The Pacific Northwest experienced a searing heat wave earlier this summer that sent the mercury to 116 at Portland, Oregon, and 121 at Lytton, British Columbia, Canada’s hottest temperature on record in a community that mostly burned to the ground in a wildfire a couple days later. Scientists have estimated that heat wave was made about 4 degrees hotter than it otherwise would have been by global warming.
Specific to the Roanoke area, summers have indeed been getting warmer in recent years, with this current one set to join the top five or 10 summers on record since 1912 for warmest average temperature, but there has been no significant trend to more extreme daily high temperatures.
A temperature as high as 104 has only happened once since Aug. 22, 1983. There have been just 11 days at or above 100 since 2000, the same number as happened in the previous 20 years, which is fewer than the singular decade of the 1950s (15) or the year 1930 by itself (21).
But, yet, 10 of Roanoke’s 20 warmest summers on record since 1912, based on average temperature, or the mean between daily highs and lows, have occurred since 2000.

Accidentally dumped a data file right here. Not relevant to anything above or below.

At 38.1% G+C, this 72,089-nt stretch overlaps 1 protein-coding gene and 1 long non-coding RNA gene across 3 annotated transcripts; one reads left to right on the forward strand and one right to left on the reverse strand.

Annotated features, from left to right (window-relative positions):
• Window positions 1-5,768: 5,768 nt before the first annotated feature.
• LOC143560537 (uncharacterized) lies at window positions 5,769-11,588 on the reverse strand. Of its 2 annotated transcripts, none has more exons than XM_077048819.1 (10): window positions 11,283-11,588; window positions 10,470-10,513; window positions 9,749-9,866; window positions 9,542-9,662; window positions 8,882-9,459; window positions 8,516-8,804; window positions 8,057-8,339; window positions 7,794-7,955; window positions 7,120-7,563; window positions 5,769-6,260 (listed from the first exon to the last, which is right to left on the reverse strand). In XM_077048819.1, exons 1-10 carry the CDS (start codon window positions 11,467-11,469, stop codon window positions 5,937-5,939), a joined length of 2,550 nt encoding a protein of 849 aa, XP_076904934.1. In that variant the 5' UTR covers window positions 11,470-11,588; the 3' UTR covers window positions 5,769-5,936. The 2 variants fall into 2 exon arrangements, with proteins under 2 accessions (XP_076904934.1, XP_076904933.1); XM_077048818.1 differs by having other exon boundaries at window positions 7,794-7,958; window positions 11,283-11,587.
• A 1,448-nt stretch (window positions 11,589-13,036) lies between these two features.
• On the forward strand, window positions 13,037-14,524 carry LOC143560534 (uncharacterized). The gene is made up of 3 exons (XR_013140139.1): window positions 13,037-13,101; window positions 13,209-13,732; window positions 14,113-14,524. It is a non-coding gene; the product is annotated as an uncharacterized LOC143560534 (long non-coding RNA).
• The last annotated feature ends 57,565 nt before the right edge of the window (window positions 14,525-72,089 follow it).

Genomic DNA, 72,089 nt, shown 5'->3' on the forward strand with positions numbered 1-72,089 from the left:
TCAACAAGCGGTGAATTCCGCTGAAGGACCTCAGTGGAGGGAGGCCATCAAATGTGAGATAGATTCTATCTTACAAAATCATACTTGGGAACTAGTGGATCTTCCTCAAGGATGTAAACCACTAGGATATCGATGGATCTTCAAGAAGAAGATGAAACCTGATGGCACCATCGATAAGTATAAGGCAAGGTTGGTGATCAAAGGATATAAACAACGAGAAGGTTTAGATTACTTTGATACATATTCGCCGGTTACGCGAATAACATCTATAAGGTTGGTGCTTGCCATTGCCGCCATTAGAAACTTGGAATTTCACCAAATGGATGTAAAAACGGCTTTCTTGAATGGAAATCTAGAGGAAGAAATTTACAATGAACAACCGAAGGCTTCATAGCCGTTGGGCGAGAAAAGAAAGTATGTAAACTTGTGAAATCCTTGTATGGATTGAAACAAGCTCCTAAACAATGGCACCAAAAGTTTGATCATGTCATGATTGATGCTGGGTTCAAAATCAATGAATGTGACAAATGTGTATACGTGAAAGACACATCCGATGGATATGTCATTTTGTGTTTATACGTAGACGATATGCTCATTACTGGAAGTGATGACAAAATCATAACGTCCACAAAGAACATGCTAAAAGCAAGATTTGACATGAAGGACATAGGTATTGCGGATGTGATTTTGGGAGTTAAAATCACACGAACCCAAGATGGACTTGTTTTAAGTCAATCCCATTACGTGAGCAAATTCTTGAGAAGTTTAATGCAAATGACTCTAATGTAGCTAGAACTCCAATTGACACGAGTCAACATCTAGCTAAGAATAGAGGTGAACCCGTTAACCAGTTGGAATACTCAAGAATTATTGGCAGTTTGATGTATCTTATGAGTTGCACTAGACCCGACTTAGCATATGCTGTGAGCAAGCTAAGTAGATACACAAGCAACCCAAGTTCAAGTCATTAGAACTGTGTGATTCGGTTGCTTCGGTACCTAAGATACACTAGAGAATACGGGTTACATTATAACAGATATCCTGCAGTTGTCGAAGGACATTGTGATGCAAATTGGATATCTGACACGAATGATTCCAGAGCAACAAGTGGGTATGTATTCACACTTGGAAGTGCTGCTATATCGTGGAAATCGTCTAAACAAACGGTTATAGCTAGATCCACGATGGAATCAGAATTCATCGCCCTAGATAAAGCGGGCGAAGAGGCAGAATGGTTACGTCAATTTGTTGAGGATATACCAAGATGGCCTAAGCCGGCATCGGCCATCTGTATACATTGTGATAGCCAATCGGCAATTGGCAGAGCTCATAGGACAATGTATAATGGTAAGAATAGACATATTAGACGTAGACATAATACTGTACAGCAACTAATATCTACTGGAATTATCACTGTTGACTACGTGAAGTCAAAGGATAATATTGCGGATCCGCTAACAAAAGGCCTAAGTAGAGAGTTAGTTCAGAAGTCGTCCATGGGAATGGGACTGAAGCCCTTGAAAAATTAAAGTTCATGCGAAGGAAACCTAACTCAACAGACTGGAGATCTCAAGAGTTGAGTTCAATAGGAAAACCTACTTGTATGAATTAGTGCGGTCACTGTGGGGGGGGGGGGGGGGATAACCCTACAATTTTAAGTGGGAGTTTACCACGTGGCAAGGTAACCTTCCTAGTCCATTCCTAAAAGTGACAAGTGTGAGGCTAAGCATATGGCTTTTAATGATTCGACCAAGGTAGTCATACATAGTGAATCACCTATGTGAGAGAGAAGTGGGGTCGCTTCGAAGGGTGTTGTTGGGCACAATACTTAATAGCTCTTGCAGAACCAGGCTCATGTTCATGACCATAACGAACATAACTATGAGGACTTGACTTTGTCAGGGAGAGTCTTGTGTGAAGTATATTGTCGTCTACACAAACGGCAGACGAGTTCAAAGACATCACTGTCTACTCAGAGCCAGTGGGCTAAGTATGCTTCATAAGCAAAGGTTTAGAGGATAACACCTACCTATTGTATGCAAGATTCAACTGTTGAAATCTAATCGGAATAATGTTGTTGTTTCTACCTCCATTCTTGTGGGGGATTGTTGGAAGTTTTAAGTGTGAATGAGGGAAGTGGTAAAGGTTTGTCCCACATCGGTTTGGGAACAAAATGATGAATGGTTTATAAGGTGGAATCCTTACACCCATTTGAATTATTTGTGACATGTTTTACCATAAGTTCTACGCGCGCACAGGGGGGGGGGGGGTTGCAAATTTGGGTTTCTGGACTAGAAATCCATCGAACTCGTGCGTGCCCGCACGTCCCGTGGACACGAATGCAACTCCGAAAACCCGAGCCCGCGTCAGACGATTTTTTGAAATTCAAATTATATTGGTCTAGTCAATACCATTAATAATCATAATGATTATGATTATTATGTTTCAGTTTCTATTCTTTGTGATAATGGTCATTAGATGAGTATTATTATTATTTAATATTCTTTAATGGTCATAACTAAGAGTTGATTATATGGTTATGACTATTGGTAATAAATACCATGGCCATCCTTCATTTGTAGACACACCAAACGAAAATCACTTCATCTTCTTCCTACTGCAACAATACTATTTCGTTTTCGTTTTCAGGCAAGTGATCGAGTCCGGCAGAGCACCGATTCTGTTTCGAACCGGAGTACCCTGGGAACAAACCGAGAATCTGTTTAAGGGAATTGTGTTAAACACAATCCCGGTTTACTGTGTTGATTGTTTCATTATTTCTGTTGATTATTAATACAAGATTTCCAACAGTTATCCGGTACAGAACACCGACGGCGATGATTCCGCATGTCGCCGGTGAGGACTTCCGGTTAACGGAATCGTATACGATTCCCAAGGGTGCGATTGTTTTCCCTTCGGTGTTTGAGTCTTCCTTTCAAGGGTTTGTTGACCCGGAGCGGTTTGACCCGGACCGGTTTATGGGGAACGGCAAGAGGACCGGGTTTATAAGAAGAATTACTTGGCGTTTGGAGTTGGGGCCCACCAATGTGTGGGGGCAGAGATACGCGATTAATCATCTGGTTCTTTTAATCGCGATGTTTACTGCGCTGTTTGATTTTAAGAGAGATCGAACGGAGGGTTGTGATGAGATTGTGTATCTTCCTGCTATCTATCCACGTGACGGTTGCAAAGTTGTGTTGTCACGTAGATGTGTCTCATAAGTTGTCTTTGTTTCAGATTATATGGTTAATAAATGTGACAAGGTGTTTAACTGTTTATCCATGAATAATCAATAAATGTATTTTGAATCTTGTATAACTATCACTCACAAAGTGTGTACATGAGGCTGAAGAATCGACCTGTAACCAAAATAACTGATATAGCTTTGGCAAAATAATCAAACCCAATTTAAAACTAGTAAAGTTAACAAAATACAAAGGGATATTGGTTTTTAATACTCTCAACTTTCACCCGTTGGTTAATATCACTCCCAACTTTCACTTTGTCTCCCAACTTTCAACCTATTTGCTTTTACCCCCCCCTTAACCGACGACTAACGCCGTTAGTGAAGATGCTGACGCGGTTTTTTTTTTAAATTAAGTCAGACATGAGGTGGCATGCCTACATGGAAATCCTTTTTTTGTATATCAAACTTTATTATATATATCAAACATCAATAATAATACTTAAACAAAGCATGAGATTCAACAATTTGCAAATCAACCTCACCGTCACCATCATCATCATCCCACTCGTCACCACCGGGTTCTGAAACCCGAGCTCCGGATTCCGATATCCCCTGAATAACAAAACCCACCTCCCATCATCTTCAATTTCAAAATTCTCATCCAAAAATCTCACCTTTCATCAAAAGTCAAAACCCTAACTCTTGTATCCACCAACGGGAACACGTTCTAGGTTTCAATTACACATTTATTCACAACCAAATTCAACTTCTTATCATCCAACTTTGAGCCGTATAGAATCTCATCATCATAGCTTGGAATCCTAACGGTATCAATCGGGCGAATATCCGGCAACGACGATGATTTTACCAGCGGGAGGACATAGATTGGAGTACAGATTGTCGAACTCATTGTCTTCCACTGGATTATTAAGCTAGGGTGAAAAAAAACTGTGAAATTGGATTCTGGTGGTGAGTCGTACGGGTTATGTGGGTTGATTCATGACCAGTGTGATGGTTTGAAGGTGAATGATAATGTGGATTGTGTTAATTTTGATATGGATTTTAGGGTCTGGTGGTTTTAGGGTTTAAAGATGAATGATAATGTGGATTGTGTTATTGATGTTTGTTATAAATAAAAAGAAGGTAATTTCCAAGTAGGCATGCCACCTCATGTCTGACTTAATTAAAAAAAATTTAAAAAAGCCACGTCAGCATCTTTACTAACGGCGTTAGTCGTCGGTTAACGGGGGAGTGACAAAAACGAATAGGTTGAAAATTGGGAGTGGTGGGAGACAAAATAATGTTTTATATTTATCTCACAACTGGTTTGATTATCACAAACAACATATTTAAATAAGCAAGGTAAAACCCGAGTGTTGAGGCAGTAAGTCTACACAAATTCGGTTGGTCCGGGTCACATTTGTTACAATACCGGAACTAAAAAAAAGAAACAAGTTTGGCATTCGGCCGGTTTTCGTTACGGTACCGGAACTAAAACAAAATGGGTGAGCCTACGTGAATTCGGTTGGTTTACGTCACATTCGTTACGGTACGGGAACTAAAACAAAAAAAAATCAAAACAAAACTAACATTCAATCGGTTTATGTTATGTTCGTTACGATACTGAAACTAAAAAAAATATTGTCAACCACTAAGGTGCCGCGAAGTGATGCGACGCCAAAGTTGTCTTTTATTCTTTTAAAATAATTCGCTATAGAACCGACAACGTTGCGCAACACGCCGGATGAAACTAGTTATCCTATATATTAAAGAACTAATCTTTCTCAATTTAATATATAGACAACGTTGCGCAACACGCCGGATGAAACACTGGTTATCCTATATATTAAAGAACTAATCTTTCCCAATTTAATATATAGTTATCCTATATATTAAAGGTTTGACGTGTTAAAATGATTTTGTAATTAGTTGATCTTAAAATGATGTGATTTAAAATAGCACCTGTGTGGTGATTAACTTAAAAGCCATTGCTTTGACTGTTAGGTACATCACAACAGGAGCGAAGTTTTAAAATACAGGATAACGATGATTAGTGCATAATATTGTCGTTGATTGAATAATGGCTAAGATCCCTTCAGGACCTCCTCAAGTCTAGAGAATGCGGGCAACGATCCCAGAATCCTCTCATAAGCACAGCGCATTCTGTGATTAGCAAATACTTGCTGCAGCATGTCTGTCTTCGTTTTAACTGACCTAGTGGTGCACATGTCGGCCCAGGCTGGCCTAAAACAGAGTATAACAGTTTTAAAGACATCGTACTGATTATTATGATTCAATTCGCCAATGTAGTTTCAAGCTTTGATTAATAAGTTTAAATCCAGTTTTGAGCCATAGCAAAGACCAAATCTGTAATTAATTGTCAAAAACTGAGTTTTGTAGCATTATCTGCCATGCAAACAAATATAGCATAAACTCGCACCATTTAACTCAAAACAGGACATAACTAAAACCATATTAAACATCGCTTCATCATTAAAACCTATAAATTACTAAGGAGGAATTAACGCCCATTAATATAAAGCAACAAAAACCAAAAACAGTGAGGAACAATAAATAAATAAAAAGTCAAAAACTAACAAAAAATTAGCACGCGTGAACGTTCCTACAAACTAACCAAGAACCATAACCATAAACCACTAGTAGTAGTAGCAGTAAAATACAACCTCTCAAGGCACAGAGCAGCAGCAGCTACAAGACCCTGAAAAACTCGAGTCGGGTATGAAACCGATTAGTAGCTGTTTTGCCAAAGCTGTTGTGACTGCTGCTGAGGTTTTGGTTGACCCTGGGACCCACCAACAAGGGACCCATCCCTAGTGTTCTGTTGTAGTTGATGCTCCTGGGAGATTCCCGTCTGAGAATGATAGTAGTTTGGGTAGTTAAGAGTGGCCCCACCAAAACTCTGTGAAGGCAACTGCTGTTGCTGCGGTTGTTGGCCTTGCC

That includes this one, which through Monday averages 77.3 degrees, which would be tied for fifth warmest were it complete, which it will be next Tuesday. For weather data, summer runs June 1 to Aug. 31.
Roanoke’s highest temperature to date this summer has been 96. Highs have been warmer than normal, likely to finish in the top 20 for average high temperature (88 through Monday) and in the top third for number of 90+ days (35 through Monday), but this summer hasn’t had runs of upper 90s or over-100 temperatures.
Widely observed higher dew points, swept in from warmer oceans, plays a significant role in warmer overnight low temperatures.
While more moisture in the air makes daily heat feel worse to the body, it can also somewhat insulate from the highest daytime temperature readings. There is a reason Miami often tops 90 but hasn’t had an official 100-degree high temperature since 1942.
Urban growth around the climate station site at the airport may also play a role.
A recent Climate Central study estimated that the urban heat island may raise temperatures almost 6 degrees near Roanoke’s city center. It would probably be less than that near the temperature station site at the airport, but still significant in a location with surroundings that changed from pastures to concrete in the last 40 years.
The question is, if an atmospheric setup like 1983 happened again in the near future, would a warmer world allow for a new all-time record high temperature above 105, or would extreme highs be mitigated some by the greater humidity from the oceans trapped against the mountains, and be a little less hot in the day but warmer and stickier at night than the low-mid 70s lows of the 1983 heat wave?
Time will tell.
Weather Journal appears on Wednesdays.